Making his CSO debut, Josef Špaček proved a sterling solo advocate for this strange yet oddly endearing score. The Czech violinist was fully in synch with the motoric opening movement, his steely technique handling the angular bonhomie as surely as the passing lyrical strains. In the Andante, Špaček rendered the lovely main theme with a beguiling tenderness and sweetness of tone that recalled Suk, his illustrious predecessor.

The soloist vaulted through the rough-road bravura of the crazed finale, Špaček and Hrůša ratcheting up the tempo and intensity to a slam-bang coda. With Hrůša and the orchestra backing their soloist with equally vibrant support, this was a brilliant and winning performance, the first by the CSO since the concerto’s premiere 51 years ago. May we hear more of Martinů’s engaging music in seasons to come.

Špaček responded to the clamorous ovations with an equally fizzing encore of Aleksey Igudesman’s Funk the String, morphing his violin convincingly into an electric guitar in a blistering demo of speed and virtuosity. As with Gil Shaham’s encore last week, Hrůša took a harpist’s empty chair onstage to enjoy his compatriot’s solo showpiece.

The evening concluded with the suite from Béla Bartók’s The Miraculous Mandarin. The 1920s ballet score relates the lurid tale of a criminal quartet that uses a woman to entice unsuspecting men so the trio of thugs can rob them. The victims are an old man, a young student and finally the title mysterious Asian man, who the robbers suffocate, stab and hang but find impossible to kill. Only the woman’s eventual embrace allows the mandarin to die.

Scored for large forces, the 22-minute suite contains most of the half-hour ballet. From the opening urban drive of the oscillating second violins, Hrůša led the orchestra in a vivid, hard-charging performance that brought out the scenario’s incipient violence and eroticism. Bartók’s uninhibited scoring was put across with vehement power and impact, from the aptly strident brass, to the floor-shaking organ pedal points and a harrowing final chase of the mandarin by the criminals.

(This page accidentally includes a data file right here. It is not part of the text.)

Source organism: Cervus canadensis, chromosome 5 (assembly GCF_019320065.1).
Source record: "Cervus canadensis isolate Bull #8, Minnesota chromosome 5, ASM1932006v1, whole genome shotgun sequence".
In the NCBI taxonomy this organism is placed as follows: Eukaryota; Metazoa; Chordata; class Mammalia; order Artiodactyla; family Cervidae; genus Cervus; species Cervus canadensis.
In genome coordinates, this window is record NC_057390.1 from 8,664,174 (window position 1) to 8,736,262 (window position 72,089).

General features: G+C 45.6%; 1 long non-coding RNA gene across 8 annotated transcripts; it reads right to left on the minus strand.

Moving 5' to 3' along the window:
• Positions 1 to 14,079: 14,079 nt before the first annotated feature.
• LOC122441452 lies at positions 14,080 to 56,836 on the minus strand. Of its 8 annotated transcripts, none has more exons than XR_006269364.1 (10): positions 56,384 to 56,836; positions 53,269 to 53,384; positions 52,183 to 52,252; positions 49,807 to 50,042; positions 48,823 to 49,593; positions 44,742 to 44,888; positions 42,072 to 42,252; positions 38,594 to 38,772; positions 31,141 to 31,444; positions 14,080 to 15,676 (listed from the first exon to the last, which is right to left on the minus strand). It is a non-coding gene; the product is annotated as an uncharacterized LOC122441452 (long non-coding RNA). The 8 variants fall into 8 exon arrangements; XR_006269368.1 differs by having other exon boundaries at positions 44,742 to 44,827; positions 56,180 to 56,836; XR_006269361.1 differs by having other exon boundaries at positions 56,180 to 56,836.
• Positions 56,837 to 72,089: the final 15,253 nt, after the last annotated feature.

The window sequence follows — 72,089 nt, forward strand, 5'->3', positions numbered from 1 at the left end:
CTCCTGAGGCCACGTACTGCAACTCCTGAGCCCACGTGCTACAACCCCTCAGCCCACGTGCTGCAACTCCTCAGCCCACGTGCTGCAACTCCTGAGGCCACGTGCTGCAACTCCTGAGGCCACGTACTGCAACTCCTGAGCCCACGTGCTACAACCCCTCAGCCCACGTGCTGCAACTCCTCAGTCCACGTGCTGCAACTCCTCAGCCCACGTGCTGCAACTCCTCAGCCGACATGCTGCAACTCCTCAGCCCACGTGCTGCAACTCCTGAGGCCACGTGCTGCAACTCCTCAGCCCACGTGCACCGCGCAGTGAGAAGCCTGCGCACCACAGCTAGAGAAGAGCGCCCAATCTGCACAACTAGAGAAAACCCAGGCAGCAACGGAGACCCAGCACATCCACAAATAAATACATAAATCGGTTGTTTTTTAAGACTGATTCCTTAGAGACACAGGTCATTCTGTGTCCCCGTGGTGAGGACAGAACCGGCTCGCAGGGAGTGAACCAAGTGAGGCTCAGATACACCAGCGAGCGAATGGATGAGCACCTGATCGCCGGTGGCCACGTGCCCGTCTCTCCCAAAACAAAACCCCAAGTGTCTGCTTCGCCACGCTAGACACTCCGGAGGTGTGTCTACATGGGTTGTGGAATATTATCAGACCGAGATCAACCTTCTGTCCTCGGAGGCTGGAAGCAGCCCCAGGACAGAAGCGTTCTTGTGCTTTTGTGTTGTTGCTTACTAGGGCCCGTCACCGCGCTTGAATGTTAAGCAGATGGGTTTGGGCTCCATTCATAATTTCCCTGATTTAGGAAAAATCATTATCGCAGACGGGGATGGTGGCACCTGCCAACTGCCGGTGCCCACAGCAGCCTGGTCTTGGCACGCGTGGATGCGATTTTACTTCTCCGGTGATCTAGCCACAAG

Individual highlights abounded, from Stephen Williamson’s sensual-sleazoid clarinet luring of the victims, to William Welter’s plangent oboe painting the naive student. Especially striking was the sassy playing of the trombones—led by the remarkable 84-year-old Jay Friedman whose stellar playing over six decades as principal is pretty miraculous by itself.

The program will be repeated 1:30 p.m Friday and 7:30 p.m. Saturday.

Posted in Performances

11 Responses to “Hrůša, CSO deliver a season highlight with bracing central European works ”

  1. Posted Mar 15, 2024 at 2:05 pm by Tim

    Knowing what music would be on this program, but failing to first consult my program, it was indeed a surprise to hear the Strauss to start. Yet, considering its famous opening and build, what better way to immediately excite an audience as the baton first falls? This was not only an excitingly eclectic concert, but also one of the most interesting and engaging I’ve attended from CSO across many years.

    After hearing three Hrusa-led performances in recent months, each from a unique orchestra, I would wholeheartedly welcome and appreciate a Jakubian era in Chicago.

    Perhaps, especially, if he were able to truly commit to the city and community beyond the concert hall, his time here might unite us in creating conversations and better building a society through our appreciation for the arts.

  2. Posted Mar 15, 2024 at 2:43 pm by Alan Goldberg

    Back-to-back fabulous concerts conducted by Hrůša. There seems to be a tremendous rapport between him and both the orchestra and the audience. Last night’s entire concert was wonderful, but the conclusion of Miraculous Mandarin was breathtaking.

    One question is whether he would be able to find the time to handle the duties of CSO Music Director given his commitments to the Bamberg Symphony and to Covent Garden.

  3. Posted Mar 15, 2024 at 2:56 pm by Jeff R

    Thursday night’s show was fantastic, particularly the Martinu and Bartok. Great programming and what seems to be a real connection between the conductor and CSO. Hrusa definitely has fans upon entry, plenty of cheers. He would be a welcome addition as the new MD.

    I hope they give him serious consideration. Hrusa’s youth along with the youth showing up to more concerts may keep the party going for many years… I hope so.

  4. Posted Mar 15, 2024 at 3:59 pm by Alan

    Great news about Salonen. He’s been my first pick for MD since Muti retired. Some combination of Hrusa and/or Makela as principal guest conductor would be perfect. Can’t believe that Makela would have much time for the CSO with all his other commitments.

  5. Posted Mar 15, 2024 at 5:43 pm by Cheryl

    I very much appreciate the range of Hrůša’s conducting, from precision and economy, to explosive when it needs to be. The orchestral accompaniment for the Martinu was very fine, and the Bartok unleashed the power of the CSO.